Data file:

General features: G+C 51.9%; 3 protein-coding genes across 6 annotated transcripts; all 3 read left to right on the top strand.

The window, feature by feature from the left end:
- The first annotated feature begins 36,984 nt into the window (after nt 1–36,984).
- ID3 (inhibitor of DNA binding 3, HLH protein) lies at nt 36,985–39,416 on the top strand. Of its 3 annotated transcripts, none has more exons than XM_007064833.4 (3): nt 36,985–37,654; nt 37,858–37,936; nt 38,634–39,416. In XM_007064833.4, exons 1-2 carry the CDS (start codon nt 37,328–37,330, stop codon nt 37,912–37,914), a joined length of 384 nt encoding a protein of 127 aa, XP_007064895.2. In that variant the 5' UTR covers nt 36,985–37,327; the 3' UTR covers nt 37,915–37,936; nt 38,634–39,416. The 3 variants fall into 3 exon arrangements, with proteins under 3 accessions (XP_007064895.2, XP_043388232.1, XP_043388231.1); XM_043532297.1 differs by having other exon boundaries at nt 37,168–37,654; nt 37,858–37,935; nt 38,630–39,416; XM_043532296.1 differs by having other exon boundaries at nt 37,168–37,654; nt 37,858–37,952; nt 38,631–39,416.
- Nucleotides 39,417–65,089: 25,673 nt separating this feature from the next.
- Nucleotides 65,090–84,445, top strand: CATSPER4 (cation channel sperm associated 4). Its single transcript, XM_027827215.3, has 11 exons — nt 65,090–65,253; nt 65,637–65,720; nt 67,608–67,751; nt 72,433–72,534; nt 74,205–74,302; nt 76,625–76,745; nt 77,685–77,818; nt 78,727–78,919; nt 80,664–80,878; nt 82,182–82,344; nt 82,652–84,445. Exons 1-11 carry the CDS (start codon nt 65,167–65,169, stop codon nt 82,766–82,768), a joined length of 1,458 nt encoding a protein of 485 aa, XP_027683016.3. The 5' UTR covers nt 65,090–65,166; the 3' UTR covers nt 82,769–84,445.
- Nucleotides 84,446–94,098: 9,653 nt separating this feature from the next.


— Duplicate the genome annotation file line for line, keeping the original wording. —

General features: G+C 51.9%; 3 protein-coding genes across 6 annotated transcripts; all 3 read left to right on the top strand.

The window, feature by feature from the left end:
- The first annotated feature begins 36,984 nt into the window (after nt 1–36,984).
- ID3 (inhibitor of DNA binding 3, HLH protein) lies at nt 36,985–39,416 on the top strand. Of its 3 annotated transcripts, none has more exons than XM_007064833.4 (3): nt 36,985–37,654; nt 37,858–37,936; nt 38,634–39,416. In XM_007064833.4, exons 1-2 carry the CDS (start codon nt 37,328–37,330, stop codon nt 37,912–37,914), a joined length of 384 nt encoding a protein of 127 aa, XP_007064895.2. In that variant the 5' UTR covers nt 36,985–37,327; the 3' UTR covers nt 37,915–37,936; nt 38,634–39,416. The 3 variants fall into 3 exon arrangements, with proteins under 3 accessions (XP_007064895.2, XP_043388232.1, XP_043388231.1); XM_043532297.1 differs by having other exon boundaries at nt 37,168–37,654; nt 37,858–37,935; nt 38,630–39,416; XM_043532296.1 differs by having other exon boundaries at nt 37,168–37,654; nt 37,858–37,952; nt 38,631–39,416.
- Nucleotides 39,417–65,089: 25,673 nt separating this feature from the next.
- Nucleotides 65,090–84,445, top strand: CATSPER4 (cation channel sperm associated 4). Its single transcript, XM_027827215.3, has 11 exons — nt 65,090–65,253; nt 65,637–65,720; nt 67,608–67,751; nt 72,433–72,534; nt 74,205–74,302; nt 76,625–76,745; nt 77,685–77,818; nt 78,727–78,919; nt 80,664–80,878; nt 82,182–82,344; nt 82,652–84,445. Exons 1-11 carry the CDS (start codon nt 65,167–65,169, stop codon nt 82,766–82,768), a joined length of 1,458 nt encoding a protein of 485 aa, XP_027683016.3. The 5' UTR covers nt 65,090–65,166; the 3' UTR covers nt 82,769–84,445.
- Nucleotides 84,446–94,098: 9,653 nt separating this feature from the next.